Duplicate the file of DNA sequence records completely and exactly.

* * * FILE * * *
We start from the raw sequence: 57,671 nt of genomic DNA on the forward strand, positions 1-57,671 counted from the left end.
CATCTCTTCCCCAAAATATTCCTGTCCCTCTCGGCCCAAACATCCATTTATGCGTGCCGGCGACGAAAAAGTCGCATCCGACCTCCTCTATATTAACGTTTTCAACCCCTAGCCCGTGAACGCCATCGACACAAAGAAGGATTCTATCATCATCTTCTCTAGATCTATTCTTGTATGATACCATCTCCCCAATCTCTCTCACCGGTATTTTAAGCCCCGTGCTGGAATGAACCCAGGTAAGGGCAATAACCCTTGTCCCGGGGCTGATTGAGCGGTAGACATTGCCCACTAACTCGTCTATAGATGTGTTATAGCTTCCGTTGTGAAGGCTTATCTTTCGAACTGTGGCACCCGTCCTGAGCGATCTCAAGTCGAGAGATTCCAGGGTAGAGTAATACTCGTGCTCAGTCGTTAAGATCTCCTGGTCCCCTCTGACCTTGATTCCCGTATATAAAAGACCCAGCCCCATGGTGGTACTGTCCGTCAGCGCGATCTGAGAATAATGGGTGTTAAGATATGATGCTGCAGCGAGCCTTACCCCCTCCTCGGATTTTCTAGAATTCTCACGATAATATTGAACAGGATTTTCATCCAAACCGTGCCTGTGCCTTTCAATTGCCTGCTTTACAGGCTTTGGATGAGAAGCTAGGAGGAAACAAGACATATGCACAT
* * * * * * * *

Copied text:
We start from the raw sequence: 57,671 nt of genomic DNA on the forward strand, positions 1-57,671 counted from the left end.
CATCTCTTCCCCAAAATATTCCTGTCCCTCTCGGCCCAAACATCCATTTATGCGTGCCGGCGACGAAAAAGTCGCATCCGACCTCCTCTATATTAACGTTTTCAACCCCTAGCCCGTGAACGCCATCGACACAAAGAAGGATTCTATCATCATCTTCTCTAGATCTATTCTTGTATGATACCATCTCCCCAATCTCTCTCACCGGTATTTTAAGCCCCGTGCTGGAATGAACCCAGGTAAGGGCAATAACCCTTGTCCCGGGGCTGATTGAGCGGTAGACATTGCCCACTAACTCGTCTATAGATGTGTTATAGCTTCCGTTGTGAAGGCTTATCTTTCGAACTGTGGCACCCGTCCTGAGCGATCTCAAGTCGAGAGATTCCAGGGTAGAGTAATACTCGTGCTCAGTCGTTAAGATCTCCTGGTCCCCTCTGACCTTGATTCCCGTATATAAAAGACCCAGCCCCATGGTGGTACTGTCCGTCAGCGCGATCTGAGAATAATGGGTGTTAAGATATGATGCTGCAGCGAGCCTTACCCCCTCCTCGGATTTTCTAGAATTCTCACGATAATATTGAACAGGATTTTCATCCAAACCGTGCCTGTGCCTTTCAATTGCCTGCTTTACAGGCTTTGGATGAGAAGCTAGGAGGAAACAAGACATATGCACAT